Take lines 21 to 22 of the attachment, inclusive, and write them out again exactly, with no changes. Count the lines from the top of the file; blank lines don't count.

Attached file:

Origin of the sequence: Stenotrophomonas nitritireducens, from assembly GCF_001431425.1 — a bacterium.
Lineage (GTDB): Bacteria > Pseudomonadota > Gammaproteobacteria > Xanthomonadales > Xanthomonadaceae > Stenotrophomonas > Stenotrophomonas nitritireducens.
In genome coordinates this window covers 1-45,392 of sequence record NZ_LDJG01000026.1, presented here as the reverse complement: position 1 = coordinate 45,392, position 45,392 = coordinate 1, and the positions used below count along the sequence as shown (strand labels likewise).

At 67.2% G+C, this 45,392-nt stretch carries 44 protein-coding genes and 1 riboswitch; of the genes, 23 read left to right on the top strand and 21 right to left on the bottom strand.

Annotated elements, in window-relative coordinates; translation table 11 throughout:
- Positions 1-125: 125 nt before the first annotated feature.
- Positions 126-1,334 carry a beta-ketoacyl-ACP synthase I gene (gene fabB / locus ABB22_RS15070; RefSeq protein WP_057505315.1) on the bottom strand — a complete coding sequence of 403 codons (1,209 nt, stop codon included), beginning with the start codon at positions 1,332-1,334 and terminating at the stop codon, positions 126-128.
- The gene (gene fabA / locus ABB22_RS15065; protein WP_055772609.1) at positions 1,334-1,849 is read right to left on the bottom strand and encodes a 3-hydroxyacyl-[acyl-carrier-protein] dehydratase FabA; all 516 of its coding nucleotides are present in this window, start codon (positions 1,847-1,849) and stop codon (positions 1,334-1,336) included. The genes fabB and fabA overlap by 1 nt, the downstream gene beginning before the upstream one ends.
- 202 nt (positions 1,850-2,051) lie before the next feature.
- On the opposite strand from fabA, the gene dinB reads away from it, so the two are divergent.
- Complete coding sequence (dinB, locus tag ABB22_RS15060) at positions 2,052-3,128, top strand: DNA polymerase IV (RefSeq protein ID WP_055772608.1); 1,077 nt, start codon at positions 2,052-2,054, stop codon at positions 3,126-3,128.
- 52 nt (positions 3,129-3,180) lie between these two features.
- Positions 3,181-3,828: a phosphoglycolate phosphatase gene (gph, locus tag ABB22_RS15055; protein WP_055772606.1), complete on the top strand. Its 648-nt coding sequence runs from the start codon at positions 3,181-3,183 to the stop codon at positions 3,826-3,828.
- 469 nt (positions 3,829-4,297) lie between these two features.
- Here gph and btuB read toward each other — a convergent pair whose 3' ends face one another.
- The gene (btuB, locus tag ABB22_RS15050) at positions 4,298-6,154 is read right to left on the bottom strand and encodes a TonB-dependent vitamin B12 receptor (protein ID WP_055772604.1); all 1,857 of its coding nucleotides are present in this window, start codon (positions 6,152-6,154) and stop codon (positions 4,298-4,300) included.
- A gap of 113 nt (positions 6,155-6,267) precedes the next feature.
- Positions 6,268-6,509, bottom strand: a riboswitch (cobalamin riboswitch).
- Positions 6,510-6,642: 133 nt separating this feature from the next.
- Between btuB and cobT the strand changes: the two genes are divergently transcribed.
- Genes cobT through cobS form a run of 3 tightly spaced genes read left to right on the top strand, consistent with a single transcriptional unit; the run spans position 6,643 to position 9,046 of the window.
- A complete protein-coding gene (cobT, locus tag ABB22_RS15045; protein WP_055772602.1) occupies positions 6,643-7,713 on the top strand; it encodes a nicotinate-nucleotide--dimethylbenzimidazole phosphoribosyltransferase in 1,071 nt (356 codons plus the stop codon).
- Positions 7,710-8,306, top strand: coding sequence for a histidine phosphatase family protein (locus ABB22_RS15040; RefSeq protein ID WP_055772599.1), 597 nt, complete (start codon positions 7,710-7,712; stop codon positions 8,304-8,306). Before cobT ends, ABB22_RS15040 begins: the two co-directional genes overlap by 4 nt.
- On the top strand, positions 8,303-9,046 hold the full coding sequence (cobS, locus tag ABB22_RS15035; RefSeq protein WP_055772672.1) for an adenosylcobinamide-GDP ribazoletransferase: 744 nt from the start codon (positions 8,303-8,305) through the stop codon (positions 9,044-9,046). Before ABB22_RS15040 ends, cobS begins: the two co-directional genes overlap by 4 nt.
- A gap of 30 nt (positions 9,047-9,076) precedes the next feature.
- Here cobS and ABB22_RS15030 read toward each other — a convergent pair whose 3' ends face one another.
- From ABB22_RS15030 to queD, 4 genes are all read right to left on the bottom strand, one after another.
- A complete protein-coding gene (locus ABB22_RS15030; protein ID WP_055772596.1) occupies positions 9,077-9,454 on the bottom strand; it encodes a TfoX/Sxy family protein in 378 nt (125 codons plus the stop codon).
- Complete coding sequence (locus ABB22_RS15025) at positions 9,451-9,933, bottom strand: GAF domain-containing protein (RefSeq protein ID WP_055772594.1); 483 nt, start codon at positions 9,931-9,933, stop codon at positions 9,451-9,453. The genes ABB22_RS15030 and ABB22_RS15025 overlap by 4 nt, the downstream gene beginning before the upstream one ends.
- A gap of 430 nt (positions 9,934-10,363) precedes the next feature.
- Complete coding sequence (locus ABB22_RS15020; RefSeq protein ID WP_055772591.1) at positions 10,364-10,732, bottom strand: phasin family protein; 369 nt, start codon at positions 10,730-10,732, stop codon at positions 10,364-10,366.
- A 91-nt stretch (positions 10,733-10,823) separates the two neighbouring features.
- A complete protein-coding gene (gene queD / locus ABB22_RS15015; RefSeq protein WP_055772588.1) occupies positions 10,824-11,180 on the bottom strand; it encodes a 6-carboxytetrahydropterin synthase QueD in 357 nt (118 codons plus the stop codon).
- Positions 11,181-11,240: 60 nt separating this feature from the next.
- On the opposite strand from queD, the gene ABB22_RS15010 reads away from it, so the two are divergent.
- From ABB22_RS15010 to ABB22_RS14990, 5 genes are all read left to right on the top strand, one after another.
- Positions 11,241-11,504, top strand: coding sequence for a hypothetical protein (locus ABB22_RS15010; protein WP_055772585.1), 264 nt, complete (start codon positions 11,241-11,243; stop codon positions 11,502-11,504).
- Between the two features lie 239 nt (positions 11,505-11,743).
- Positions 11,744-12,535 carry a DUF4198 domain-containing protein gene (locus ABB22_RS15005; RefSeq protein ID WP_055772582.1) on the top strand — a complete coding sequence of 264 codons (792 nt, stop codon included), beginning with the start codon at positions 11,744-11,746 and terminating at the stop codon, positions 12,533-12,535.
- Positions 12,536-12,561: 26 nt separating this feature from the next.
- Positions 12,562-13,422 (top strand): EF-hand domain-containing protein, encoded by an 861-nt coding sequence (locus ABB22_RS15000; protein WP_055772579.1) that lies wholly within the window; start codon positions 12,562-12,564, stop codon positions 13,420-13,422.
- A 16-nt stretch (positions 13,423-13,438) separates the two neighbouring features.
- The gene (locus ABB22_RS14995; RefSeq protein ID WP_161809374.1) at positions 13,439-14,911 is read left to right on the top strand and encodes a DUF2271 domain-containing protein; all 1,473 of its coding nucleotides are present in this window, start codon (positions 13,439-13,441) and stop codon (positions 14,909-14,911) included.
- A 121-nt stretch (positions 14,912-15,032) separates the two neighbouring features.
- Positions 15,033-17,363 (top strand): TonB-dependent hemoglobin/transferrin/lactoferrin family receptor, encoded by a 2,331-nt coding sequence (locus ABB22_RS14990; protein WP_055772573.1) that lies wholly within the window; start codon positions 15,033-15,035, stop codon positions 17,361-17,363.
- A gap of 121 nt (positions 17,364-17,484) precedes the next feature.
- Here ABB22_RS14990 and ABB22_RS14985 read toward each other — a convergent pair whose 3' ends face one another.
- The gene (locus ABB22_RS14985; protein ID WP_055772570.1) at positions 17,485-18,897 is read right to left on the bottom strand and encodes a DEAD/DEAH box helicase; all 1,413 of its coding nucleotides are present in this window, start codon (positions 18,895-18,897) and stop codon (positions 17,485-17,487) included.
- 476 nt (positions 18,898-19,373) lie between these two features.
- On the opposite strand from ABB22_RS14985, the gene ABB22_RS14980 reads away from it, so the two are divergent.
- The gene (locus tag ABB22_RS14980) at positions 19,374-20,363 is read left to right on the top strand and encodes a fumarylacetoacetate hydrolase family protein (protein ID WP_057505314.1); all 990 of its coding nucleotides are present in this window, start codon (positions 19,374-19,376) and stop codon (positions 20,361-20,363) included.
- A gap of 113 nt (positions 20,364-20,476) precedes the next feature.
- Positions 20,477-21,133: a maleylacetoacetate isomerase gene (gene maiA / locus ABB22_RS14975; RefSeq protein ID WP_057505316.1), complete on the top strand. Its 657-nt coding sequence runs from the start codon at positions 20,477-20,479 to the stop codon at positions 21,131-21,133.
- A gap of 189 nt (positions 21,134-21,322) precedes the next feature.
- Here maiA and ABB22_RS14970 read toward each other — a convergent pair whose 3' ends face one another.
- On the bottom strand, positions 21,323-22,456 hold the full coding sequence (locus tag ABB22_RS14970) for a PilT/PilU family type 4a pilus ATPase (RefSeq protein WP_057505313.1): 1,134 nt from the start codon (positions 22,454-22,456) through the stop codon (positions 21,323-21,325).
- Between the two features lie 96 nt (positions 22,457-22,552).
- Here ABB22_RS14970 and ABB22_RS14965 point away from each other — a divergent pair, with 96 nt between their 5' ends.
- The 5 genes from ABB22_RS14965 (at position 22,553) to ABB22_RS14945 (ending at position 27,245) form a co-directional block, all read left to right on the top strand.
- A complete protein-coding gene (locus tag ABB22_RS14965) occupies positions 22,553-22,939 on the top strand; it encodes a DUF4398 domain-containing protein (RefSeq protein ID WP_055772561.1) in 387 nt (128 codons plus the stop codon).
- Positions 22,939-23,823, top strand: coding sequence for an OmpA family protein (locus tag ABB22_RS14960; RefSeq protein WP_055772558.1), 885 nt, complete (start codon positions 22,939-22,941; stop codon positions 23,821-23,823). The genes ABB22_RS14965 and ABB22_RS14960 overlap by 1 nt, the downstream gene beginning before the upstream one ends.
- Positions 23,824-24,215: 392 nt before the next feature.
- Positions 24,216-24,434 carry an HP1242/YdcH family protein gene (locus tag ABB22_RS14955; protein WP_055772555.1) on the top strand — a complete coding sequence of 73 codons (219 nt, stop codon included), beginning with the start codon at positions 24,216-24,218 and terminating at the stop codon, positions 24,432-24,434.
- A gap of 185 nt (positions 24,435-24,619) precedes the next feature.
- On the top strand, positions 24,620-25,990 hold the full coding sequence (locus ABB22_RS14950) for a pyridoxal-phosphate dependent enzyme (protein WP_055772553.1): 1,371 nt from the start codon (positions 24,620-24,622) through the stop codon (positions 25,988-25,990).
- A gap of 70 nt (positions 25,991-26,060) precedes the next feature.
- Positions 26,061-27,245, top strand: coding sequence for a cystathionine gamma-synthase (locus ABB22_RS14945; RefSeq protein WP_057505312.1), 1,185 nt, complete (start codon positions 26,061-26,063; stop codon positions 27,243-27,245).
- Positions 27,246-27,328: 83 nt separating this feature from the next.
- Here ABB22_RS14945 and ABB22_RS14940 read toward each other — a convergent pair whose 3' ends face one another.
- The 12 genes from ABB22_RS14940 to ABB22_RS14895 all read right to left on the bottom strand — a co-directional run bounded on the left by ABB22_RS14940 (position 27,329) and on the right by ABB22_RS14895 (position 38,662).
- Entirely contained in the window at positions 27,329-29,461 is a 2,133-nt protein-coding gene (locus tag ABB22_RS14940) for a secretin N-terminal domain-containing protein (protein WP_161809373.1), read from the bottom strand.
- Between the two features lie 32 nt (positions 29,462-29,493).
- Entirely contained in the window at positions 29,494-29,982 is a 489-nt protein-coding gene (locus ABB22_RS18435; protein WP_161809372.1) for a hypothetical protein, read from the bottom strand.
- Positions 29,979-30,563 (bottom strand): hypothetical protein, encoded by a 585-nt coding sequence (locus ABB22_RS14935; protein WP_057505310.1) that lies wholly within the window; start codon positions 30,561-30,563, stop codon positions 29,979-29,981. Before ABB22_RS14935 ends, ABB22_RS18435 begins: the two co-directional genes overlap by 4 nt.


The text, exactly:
- Genes cobT through cobS form a run of 3 tightly spaced genes read left to right on the top strand, consistent with a single transcriptional unit; the run spans position 6,643 to position 9,046 of the window.
- A complete protein-coding gene (cobT, locus tag ABB22_RS15045; protein WP_055772602.1) occupies positions 6,643-7,713 on the top strand; it encodes a nicotinate-nucleotide--dimethylbenzimidazole phosphoribosyltransferase in 1,071 nt (356 codons plus the stop codon).